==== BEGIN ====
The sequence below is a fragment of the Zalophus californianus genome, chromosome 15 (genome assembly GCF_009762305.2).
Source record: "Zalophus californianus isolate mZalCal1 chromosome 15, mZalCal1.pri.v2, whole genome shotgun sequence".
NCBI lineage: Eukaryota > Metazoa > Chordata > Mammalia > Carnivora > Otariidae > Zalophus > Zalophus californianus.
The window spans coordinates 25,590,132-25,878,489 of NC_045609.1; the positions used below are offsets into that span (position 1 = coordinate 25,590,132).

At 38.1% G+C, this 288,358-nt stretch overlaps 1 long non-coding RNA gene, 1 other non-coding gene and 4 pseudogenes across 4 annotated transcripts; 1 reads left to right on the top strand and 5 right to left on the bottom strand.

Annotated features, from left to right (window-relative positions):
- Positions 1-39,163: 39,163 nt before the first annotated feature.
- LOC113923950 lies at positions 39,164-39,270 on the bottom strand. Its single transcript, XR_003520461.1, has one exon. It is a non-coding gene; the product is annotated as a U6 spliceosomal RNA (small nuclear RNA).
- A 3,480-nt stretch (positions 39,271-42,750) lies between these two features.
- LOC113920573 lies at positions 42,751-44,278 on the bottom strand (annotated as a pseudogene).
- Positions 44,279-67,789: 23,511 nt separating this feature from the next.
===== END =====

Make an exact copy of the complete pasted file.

The sequence below is a fragment of the Zalophus californianus genome, chromosome 15 (genome assembly GCF_009762305.2).
Source record: "Zalophus californianus isolate mZalCal1 chromosome 15, mZalCal1.pri.v2, whole genome shotgun sequence".
NCBI lineage: Eukaryota > Metazoa > Chordata > Mammalia > Carnivora > Otariidae > Zalophus > Zalophus californianus.
The window spans coordinates 25,590,132-25,878,489 of NC_045609.1; the positions used below are offsets into that span (position 1 = coordinate 25,590,132).

At 38.1% G+C, this 288,358-nt stretch overlaps 1 long non-coding RNA gene, 1 other non-coding gene and 4 pseudogenes across 4 annotated transcripts; 1 reads left to right on the top strand and 5 right to left on the bottom strand.

Annotated features, from left to right (window-relative positions):
- Positions 1-39,163: 39,163 nt before the first annotated feature.
- LOC113923950 lies at positions 39,164-39,270 on the bottom strand. Its single transcript, XR_003520461.1, has one exon. It is a non-coding gene; the product is annotated as a U6 spliceosomal RNA (small nuclear RNA).
- A 3,480-nt stretch (positions 39,271-42,750) lies between these two features.
- LOC113920573 lies at positions 42,751-44,278 on the bottom strand (annotated as a pseudogene).
- Positions 44,279-67,789: 23,511 nt separating this feature from the next.